Residents of the Jeppe Men's Hostel waving batons in the Johannesburg CBD, September 3 2019. Picture: MICHELE SPATARI / AFP
Residents of the Jeppe Men's Hostel waving batons in the Johannesburg CBD, September 3 2019. Picture: MICHELE SPATARI / AFP

The scale of the spontaneous outpouring of grief and anger at Uyinene Mrwetyana’s brutal murder has been quite out of step with an event that has practically become commonplace in our country. My wife was murdered during a forced entry into our home in 2009.

It illustrates just how widespread and deep the resentment against the aggression and violence meted out by men against women and children has gone. And yet, no matter how loudly the point gets made, it seems it quickly gets filed away until the next tragedy.  

That is because when hostel dwellers go on the rampage with knobkerries, it is interpreted as “blatant criminality” by ministers, as “xenophobia” by the commentariat, or a “third force” by anti-apartheid activists. When garbage collectors and taxi drivers turn inner-city Pretoria over, it’s called a “protest gone wrong” or “opportunistic looting”.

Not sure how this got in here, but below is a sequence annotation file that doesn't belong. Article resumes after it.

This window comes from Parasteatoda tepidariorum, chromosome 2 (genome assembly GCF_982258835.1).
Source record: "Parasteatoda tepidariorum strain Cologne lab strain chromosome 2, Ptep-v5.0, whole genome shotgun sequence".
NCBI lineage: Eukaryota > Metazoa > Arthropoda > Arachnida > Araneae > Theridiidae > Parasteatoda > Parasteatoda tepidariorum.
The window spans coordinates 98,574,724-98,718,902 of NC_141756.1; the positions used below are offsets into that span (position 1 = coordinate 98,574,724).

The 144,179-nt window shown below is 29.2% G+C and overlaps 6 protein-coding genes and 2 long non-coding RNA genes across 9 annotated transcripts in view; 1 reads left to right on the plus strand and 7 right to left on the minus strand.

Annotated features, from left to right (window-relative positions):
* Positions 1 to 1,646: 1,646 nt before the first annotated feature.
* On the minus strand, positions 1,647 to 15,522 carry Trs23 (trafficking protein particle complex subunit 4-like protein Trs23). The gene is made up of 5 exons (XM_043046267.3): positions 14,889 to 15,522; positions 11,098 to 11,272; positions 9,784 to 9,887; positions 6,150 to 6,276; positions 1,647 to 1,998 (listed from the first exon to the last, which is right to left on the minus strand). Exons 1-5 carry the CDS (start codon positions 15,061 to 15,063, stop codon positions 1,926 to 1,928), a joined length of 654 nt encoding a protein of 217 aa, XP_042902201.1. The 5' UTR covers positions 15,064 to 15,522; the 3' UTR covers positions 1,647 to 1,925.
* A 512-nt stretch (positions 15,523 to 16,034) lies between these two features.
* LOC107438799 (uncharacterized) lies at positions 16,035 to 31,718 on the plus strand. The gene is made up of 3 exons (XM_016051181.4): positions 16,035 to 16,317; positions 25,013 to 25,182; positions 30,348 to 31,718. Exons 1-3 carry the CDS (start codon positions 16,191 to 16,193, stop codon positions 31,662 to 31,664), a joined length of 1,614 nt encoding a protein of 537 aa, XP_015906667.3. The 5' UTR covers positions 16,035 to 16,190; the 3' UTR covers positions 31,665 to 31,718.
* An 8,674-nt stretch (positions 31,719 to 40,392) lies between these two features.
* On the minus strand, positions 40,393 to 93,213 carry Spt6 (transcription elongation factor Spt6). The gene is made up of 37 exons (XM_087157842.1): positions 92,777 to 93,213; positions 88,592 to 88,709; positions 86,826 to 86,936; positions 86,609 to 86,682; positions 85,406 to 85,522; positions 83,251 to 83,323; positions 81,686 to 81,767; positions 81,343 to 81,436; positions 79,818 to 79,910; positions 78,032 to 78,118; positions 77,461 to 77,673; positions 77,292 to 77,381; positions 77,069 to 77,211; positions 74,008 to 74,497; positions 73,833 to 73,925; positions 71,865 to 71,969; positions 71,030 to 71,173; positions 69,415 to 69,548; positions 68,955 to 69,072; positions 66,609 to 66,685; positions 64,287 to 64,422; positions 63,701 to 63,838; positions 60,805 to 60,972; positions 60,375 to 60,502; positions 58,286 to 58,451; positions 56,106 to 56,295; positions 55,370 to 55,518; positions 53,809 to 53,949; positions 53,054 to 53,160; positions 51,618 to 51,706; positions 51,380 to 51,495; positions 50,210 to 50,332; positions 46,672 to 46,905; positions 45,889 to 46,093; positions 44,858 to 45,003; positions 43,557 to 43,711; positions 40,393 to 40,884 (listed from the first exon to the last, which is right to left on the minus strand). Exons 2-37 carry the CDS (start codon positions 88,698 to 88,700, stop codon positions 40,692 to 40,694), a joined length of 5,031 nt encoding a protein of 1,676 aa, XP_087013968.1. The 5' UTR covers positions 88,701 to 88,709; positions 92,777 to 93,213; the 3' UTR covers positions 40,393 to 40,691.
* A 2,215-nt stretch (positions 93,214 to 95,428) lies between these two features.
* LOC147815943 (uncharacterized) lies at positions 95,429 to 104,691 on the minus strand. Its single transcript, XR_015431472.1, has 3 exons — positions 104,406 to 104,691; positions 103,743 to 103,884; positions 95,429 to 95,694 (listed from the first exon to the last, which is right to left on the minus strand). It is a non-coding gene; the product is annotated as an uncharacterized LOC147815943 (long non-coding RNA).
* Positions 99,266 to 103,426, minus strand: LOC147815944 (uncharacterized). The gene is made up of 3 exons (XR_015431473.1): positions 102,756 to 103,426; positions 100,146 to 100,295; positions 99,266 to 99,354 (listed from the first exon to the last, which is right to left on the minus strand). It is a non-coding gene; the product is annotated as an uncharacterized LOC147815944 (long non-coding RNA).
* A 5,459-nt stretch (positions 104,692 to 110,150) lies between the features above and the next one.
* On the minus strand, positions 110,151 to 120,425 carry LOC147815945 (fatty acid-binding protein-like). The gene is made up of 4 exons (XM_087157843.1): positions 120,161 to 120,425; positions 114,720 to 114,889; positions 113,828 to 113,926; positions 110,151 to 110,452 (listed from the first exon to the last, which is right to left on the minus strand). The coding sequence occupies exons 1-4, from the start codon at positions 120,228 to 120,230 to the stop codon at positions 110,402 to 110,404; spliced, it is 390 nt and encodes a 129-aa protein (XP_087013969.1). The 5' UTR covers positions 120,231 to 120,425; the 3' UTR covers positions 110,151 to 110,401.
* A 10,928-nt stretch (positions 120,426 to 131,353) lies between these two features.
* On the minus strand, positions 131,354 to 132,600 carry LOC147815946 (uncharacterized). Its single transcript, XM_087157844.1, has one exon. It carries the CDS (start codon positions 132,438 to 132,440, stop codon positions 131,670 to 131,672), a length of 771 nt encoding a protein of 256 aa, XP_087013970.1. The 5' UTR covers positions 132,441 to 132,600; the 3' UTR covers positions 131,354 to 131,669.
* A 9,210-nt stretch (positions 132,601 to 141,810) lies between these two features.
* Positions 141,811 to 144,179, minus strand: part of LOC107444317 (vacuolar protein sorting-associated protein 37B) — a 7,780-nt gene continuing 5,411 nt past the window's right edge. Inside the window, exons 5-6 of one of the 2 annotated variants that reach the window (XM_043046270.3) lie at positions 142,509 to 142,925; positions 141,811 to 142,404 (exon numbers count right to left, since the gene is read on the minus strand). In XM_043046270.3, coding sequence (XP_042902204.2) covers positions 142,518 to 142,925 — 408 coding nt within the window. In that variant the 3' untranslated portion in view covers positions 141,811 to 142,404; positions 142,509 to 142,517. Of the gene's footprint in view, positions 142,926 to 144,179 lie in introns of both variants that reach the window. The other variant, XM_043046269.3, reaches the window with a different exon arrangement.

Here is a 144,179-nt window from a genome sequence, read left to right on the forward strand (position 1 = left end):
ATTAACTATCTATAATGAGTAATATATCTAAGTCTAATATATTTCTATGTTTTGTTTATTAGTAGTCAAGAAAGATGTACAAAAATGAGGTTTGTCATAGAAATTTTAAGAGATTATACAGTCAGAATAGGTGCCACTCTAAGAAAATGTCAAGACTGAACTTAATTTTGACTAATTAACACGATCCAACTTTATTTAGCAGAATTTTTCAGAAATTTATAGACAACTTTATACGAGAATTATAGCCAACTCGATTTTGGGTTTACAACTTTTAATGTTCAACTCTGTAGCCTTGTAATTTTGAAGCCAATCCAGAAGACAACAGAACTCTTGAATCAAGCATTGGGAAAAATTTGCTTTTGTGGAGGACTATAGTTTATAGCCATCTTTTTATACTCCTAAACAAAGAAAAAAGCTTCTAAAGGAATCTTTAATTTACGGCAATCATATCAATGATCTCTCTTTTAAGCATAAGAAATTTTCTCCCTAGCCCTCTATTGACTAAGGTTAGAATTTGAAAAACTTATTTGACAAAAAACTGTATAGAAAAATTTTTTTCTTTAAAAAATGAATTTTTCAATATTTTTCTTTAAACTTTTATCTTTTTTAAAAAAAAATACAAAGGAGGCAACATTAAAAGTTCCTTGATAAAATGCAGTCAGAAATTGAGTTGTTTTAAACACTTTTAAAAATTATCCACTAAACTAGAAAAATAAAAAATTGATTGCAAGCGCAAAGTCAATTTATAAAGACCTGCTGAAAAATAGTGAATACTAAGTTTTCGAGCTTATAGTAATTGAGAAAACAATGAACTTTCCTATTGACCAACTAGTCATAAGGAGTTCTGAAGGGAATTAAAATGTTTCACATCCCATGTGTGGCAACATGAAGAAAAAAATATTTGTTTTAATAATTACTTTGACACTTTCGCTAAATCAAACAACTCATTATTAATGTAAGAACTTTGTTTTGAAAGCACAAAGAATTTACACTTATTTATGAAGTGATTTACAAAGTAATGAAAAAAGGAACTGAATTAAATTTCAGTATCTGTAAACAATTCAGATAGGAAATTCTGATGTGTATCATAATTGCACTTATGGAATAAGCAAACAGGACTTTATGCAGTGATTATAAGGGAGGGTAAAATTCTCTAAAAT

Perhaps so, but preceding any of these interpretations is the raw fact that you are witnessing the same male aggression faced by women at a micro level all the time. It is mindless male mobs parading, in fact revelling and vividly living out, their violent intent in full public view. 

If Uyinene’s death is to have any lasting effect, aggressive toyi-toyiing must be taken for what it is: male intimidation on display without any other reason or purpose. The cause is psychological, not political. As the Black Sash women did in every town-square across the country in the late 1950s, so we must constantly remind the government that personal security and safety are not for those in power only. We all demand it.  

Jens Kuhn
Cape Town